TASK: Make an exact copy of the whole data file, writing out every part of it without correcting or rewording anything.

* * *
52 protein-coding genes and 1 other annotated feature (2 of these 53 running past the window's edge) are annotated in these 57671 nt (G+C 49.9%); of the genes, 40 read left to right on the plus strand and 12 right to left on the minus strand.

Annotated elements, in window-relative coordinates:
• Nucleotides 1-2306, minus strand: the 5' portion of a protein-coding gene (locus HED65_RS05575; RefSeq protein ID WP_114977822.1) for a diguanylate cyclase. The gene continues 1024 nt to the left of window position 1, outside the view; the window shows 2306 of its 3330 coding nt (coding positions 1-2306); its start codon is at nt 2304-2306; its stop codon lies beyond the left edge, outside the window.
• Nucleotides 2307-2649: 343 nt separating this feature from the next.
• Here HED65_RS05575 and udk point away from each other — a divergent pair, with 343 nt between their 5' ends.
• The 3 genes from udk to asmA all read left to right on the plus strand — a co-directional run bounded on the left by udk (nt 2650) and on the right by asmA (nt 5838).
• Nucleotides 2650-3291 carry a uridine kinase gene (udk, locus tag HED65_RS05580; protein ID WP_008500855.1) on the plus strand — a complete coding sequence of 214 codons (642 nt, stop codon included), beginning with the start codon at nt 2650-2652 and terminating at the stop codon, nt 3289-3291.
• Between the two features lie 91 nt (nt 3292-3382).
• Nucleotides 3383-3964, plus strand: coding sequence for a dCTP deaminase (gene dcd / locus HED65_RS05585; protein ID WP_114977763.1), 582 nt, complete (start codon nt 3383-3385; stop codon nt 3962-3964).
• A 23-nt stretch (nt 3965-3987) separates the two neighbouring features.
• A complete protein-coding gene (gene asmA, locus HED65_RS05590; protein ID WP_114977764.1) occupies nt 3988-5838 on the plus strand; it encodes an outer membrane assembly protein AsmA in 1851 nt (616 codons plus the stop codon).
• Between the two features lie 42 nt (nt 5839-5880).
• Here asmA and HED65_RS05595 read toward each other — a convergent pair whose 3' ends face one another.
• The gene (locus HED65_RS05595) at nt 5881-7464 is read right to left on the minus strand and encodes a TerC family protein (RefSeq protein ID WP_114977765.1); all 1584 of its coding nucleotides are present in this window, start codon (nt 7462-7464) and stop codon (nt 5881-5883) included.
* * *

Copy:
52 protein-coding genes and 1 other annotated feature (2 of these 53 running past the window's edge) are annotated in these 57671 nt (G+C 49.9%); of the genes, 40 read left to right on the plus strand and 12 right to left on the minus strand.

Annotated elements, in window-relative coordinates:
• Nucleotides 1-2306, minus strand: the 5' portion of a protein-coding gene (locus HED65_RS05575; RefSeq protein ID WP_114977822.1) for a diguanylate cyclase. The gene continues 1024 nt to the left of window position 1, outside the view; the window shows 2306 of its 3330 coding nt (coding positions 1-2306); its start codon is at nt 2304-2306; its stop codon lies beyond the left edge, outside the window.
• Nucleotides 2307-2649: 343 nt separating this feature from the next.
• Here HED65_RS05575 and udk point away from each other — a divergent pair, with 343 nt between their 5' ends.
• The 3 genes from udk to asmA all read left to right on the plus strand — a co-directional run bounded on the left by udk (nt 2650) and on the right by asmA (nt 5838).
• Nucleotides 2650-3291 carry a uridine kinase gene (udk, locus tag HED65_RS05580; protein ID WP_008500855.1) on the plus strand — a complete coding sequence of 214 codons (642 nt, stop codon included), beginning with the start codon at nt 2650-2652 and terminating at the stop codon, nt 3289-3291.
• Between the two features lie 91 nt (nt 3292-3382).
• Nucleotides 3383-3964, plus strand: coding sequence for a dCTP deaminase (gene dcd / locus HED65_RS05585; protein ID WP_114977763.1), 582 nt, complete (start codon nt 3383-3385; stop codon nt 3962-3964).
• A 23-nt stretch (nt 3965-3987) separates the two neighbouring features.
• A complete protein-coding gene (gene asmA, locus HED65_RS05590; protein ID WP_114977764.1) occupies nt 3988-5838 on the plus strand; it encodes an outer membrane assembly protein AsmA in 1851 nt (616 codons plus the stop codon).
• Between the two features lie 42 nt (nt 5839-5880).
• Here asmA and HED65_RS05595 read toward each other — a convergent pair whose 3' ends face one another.
• The gene (locus HED65_RS05595) at nt 5881-7464 is read right to left on the minus strand and encodes a TerC family protein (RefSeq protein ID WP_114977765.1); all 1584 of its coding nucleotides are present in this window, start codon (nt 7462-7464) and stop codon (nt 5881-5883) included.